A Local Life: George E. Catloth, 91
George E. Catloth, 91, was sports lover and Redskins' scorekeeper for 61 years
It was an unwanted present. A day before his 22nd birthday, George E. Catloth, the scoreboard operator for the Washington Redskins, saw his beloved hometown team historically dismantled.
On Dec. 8, 1940, the Chicago Bears played the Redskins in the National Football League championship game at Griffith Stadium, where Mr. Catloth slid numbered placards in trays for all spectators to see. Back then, football games were usually low-scoring affairs.
After the Redskins had beaten Chicago three weeks earlier, Washington owner George Preston Marshall rashly called the Bears "quitters" and "a bunch of crybabies."
Chicago had a new formation for the championship game and was heavily favored. The Bears scored in the first minute, and the touchdowns kept coming: runs, passes, double reverses, interception returns -- 11 touchdowns in all. Mr. Catloth almost lost track of the score.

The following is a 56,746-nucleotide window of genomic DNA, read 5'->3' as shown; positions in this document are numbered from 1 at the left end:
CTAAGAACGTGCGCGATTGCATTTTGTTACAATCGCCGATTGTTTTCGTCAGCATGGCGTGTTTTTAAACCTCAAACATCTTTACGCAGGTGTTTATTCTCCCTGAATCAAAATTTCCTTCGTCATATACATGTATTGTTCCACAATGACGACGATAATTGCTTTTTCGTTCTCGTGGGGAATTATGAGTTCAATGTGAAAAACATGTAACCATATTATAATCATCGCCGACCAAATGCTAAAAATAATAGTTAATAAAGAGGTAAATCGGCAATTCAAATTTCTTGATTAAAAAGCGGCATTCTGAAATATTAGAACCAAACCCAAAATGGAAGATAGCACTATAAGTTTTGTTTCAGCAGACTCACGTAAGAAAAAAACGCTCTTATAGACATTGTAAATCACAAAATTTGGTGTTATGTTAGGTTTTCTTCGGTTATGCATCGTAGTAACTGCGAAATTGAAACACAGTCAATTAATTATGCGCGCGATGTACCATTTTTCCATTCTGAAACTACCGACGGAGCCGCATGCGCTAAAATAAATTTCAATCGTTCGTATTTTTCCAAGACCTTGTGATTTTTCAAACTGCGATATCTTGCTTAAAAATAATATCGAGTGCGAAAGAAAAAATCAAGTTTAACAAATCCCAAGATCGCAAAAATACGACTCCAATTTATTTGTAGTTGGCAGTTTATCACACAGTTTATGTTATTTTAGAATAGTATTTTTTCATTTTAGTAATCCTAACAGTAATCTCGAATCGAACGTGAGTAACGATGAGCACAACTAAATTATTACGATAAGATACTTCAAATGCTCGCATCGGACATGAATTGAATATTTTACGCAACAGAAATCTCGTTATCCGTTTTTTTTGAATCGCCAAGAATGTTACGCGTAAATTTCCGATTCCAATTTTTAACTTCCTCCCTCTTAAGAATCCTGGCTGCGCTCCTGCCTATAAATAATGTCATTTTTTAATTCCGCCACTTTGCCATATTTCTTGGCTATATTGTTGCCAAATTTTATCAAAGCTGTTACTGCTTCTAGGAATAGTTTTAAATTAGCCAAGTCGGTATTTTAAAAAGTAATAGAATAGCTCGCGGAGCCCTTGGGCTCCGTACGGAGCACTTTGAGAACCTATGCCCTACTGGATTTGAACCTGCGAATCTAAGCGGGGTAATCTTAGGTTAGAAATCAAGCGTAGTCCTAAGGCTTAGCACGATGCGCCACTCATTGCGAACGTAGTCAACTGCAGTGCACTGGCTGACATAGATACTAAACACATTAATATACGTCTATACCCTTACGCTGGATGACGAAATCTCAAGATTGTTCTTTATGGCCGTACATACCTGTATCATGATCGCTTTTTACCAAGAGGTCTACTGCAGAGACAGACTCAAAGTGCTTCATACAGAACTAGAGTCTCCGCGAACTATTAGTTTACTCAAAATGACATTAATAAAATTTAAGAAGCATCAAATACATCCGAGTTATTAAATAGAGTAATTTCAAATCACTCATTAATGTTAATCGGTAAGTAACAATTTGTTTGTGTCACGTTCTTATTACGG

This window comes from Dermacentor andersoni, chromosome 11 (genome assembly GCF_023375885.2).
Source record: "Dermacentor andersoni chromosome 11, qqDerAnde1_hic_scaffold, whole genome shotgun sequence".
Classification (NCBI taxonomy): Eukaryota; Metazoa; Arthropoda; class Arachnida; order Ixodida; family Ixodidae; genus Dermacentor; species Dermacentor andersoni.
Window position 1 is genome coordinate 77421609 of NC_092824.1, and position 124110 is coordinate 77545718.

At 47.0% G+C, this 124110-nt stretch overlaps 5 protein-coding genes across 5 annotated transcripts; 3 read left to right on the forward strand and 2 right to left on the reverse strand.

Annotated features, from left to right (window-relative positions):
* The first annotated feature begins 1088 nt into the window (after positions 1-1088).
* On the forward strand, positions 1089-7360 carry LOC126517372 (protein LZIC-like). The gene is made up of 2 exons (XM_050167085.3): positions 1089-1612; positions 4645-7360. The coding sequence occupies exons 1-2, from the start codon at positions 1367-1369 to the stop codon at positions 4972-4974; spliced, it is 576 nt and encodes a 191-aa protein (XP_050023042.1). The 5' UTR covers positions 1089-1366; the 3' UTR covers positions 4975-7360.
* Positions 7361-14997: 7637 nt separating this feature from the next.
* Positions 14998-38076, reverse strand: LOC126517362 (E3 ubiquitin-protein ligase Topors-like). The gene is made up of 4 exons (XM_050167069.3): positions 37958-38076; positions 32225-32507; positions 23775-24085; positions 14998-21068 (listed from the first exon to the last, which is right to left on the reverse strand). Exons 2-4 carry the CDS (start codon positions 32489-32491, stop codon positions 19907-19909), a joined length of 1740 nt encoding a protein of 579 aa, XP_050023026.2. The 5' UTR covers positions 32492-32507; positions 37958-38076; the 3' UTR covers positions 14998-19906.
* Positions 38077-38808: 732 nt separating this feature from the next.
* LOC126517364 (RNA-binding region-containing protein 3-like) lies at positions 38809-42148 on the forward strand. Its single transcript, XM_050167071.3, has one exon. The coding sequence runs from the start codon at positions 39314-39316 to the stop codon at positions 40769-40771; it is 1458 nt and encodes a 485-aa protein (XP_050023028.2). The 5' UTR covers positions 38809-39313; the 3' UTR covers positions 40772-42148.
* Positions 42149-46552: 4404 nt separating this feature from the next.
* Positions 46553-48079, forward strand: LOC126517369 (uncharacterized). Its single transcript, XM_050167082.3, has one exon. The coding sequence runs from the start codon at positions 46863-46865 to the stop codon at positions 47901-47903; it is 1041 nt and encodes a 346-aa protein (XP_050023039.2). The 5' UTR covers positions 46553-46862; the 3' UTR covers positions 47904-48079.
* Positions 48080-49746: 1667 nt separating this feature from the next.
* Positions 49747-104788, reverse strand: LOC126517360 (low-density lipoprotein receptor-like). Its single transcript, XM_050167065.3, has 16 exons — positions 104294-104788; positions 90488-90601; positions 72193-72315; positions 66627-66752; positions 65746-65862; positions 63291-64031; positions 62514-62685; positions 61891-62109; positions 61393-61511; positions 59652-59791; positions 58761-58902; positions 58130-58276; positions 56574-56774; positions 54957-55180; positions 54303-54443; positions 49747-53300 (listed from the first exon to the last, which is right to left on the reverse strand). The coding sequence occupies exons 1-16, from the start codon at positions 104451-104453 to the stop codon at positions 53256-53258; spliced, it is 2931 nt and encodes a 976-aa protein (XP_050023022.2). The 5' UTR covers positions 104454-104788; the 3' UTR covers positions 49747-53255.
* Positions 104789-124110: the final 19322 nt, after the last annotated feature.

Early in the game, Redskins wide receiver Charlie Malone dropped a sure touchdown pass by quarterback Sammy Baugh, and Washington never came close to scoring again.
By the game's end, the Bears won 73-0, the most lopsided victory in professional football history. After the game, Baugh was asked whether Malone's dropped touchdown pass would have made a difference.
"Sure," he said. "The final score would have been 73-7."
On Nov. 27, 1966, Mr. Catloth had another busy day when the Redskins defeated the New York Giants, 72-41, in the highest scoring game in NFL history. Redskins quarterback Sonny Jurgensen threw three touchdown passes as several NFL records were set, including the most points scored by a team in a regular season game and the most combined points, 113.
When Mr. Catloth started as the Redskins' first scoreboard operator in 1937, he kept track of the scores manually. At Griffith Stadium, he worked above the bleachers in a dark room among the stadium's steel girders. He had a small window to look through. From his perch, he watched a man on the sideline who would use hand signals to tell him where the ball was.
When D.C. Stadium -- later renamed Robert F. Kennedy Memorial Stadium -- opened in 1961, the engineers forgot to install a window for Mr. Catloth. Using a headset to talk with his man on the field, he posted scores without seeing the game.
By the time Mr. Catloth retired in 1998, after 61 years, he was operating a computer at the present-day FedEx Field.
Mr. Catloth died July 19 at age 91 of complications from diabetes at Doctors Community Hospital in Lanham. For many years, his son and grandson, George Catloth Jr. and George Catloth III, joined him as scorekeepers. But his son left within two years of his father's retirement.